Not being the best sucks. I’d gotten over my competitive bug when I was younger, in the world of unarmed martial arts. Picking up a rapier changed that. The first time I got hit in the face, I realized there was no longer any question of outcome or rules. I got hit in the face. If it was sharp, I was dead. And everyone in the damned room saw it, so you had to deal with it. Pure martial honesty. It was love at first sight to me. No bullshit, no posturing. Everyone’s skill level was put right out there for everyone to see. You called every shot that even remotely touched you, because if you let a blade get that close you were a chump. End of story. You called back every shot that wasn’t pure gold because, damn it, you wanted a chance to do it again, better. I threw myself into it completely, more than any other martial art I had ever studied.

When people started talking me into going to competitions, I was reluctant. But I reasoned that the honesty would make it better than previous experiences. It did, for a while, until I learned how people can cheat the system anyway. It’s become a field where cheaters can actually prosper. But that doesn’t change the fact that some people are pure magic on the tournament field. I’ve had the privilege of fighting the best, and beating them became my goal. My old competitive drive flared up again, and then some.

I wanted to be better than the best fighters. With years of training and my personal advantage of having a very analytical mind, I learned to beat the top guys in tournaments. Occasionally. But winning a bout in a tournament isn’t the same as being better. Everyone has holes. I can exploit those holes better than other people. But the best fighters learn instantly and change up the game. And I have way more holes than they do. And far less ability.

It sucks to admit that. It burns. I will never be as good as the best. They talk about things I just don’t get, they do technical things that I can only imagine. It just rips my guts out to know that I will never have the talent they have, no matter how hard I train. I can push myself and pull a trick out of my hat, but what is that in the end? Okay, maybe it’s more than most people will ever hope to achieve, but still…I aimed for the stars, and found I could only attain orbit.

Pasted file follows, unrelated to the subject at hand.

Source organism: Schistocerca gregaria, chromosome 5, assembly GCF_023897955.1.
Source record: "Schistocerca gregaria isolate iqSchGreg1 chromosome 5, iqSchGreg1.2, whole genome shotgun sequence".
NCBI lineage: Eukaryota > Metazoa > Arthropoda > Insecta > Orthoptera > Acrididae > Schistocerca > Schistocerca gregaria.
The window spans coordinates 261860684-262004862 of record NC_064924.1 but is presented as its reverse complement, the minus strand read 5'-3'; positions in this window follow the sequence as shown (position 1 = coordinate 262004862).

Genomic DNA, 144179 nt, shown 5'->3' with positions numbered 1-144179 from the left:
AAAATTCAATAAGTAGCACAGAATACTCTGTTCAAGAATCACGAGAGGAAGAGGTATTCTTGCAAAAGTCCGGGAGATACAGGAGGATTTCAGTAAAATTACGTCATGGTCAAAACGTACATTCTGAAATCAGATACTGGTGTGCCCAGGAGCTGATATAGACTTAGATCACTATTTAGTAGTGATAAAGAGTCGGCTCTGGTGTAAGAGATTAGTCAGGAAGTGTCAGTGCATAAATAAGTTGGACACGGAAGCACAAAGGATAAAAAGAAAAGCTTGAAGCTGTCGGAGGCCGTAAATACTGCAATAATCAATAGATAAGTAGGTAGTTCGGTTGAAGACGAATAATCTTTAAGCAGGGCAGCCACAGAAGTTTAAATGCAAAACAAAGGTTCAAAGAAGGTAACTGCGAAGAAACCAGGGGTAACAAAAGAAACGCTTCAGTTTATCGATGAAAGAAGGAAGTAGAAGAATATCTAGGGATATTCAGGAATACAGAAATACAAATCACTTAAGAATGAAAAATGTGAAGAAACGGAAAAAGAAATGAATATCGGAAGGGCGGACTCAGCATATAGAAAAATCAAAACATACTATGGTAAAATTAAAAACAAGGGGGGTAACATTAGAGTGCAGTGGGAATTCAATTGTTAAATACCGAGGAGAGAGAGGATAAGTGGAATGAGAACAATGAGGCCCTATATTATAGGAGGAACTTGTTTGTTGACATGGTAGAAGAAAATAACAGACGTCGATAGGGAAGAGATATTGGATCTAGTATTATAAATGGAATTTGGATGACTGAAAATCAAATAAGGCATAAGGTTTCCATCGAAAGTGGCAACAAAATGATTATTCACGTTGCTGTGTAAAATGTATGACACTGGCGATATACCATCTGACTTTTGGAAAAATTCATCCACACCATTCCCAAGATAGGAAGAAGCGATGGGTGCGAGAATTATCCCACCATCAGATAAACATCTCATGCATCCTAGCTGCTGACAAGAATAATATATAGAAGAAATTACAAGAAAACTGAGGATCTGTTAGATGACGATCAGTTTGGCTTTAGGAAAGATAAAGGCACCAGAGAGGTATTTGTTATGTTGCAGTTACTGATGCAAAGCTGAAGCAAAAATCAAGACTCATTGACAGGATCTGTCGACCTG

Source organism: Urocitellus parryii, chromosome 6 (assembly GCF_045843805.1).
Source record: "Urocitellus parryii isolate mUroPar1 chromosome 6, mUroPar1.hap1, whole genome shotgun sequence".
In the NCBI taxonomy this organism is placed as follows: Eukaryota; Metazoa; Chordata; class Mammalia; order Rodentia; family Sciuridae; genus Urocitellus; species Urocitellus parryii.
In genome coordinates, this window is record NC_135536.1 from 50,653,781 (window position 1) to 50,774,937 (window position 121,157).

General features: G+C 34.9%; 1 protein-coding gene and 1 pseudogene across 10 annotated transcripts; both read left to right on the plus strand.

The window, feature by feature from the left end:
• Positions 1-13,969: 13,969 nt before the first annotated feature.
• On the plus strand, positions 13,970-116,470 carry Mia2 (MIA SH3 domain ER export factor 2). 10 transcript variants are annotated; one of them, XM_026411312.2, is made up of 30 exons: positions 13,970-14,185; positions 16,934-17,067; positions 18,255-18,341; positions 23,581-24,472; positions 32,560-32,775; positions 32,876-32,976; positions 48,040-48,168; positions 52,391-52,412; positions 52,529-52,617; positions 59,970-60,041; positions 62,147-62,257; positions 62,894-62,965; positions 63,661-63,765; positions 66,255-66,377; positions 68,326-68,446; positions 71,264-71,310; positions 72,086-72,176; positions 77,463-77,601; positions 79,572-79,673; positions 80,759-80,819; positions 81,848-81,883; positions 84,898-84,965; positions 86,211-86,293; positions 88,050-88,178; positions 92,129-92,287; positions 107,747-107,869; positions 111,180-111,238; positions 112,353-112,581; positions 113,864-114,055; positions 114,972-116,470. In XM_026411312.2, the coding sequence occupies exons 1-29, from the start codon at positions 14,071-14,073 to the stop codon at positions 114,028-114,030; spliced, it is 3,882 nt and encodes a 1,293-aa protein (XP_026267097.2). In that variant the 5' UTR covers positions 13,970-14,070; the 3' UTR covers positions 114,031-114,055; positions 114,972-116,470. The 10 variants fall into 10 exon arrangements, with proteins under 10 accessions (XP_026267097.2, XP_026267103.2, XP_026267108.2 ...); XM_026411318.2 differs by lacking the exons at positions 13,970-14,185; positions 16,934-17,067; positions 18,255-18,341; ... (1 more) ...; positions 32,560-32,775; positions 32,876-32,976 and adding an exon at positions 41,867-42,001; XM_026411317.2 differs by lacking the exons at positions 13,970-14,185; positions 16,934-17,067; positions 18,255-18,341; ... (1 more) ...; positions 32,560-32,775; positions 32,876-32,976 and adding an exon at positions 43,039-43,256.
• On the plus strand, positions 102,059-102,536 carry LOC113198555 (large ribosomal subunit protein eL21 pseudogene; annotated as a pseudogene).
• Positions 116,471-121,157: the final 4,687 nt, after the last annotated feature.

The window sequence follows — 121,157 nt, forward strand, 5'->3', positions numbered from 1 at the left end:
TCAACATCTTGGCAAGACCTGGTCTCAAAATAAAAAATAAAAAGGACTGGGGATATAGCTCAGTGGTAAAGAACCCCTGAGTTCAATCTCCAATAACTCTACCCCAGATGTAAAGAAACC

But I’m in good company. And it’s not a bad thing to be second rate. It’s just hard to accept. Most people who take up competition dream about being the best, and have to deal with the crunch of realizing they aren’t going to make it. It’s that terrible moment of doubt that hits almost all of us, eventually. I think the worst thing you can do is become fatalistic about it. So many people give up immediately. They can’t be the best, so they give up trying to be better. They start to cut themselves down with attempts at humour, and start to poison the atmosphere around them.

Others deny that moment, and subconsciously start the cheat train. They start to ignore hits, and ramp up the power. These are the angry fighters who give off a palpable vibe of entitlement and righteousness. These are the real destroyers, the ones who can burn down an entire system…and will, rather than face their own shortcomings.

Others drop out. Some do it slowly, taking more and more classes off until they just fade away. Some people make a big dramatic show about something or other, and away they go. Of course, some never make it past the first few classes. It’s kind of a given that buff, pretty, naturally athletic students never seem to make it past the first class. When everything comes easy, failure is to be avoided. It’s strange, but I do give extra credit to the ones who get past that.

Despite what people think, there is value in being second-rate. Life isn’t about getting things, and success is just another thing. Even if you aren’t the best, and never will be, you can still be better. It’s just harder, and gets harder the more you learn…but that just increases the value of the experience. At the end of things, that is all there is. Training, and competing even when you won’t win, is about getting into your own head in the best and most honest way you can. It should be a drive for finding yourself living a complete life in the moment. It’s the stoic question…if this is my last moment, am I living it as best as I can?

If my last moment happens to be while I am fencing, then I want that answer to be “yes.” Winning or losing doesn’t matter nearly so much as the awareness I can bring to the moment. And no matter how second rate I am, no one can ever win that feeling away from me.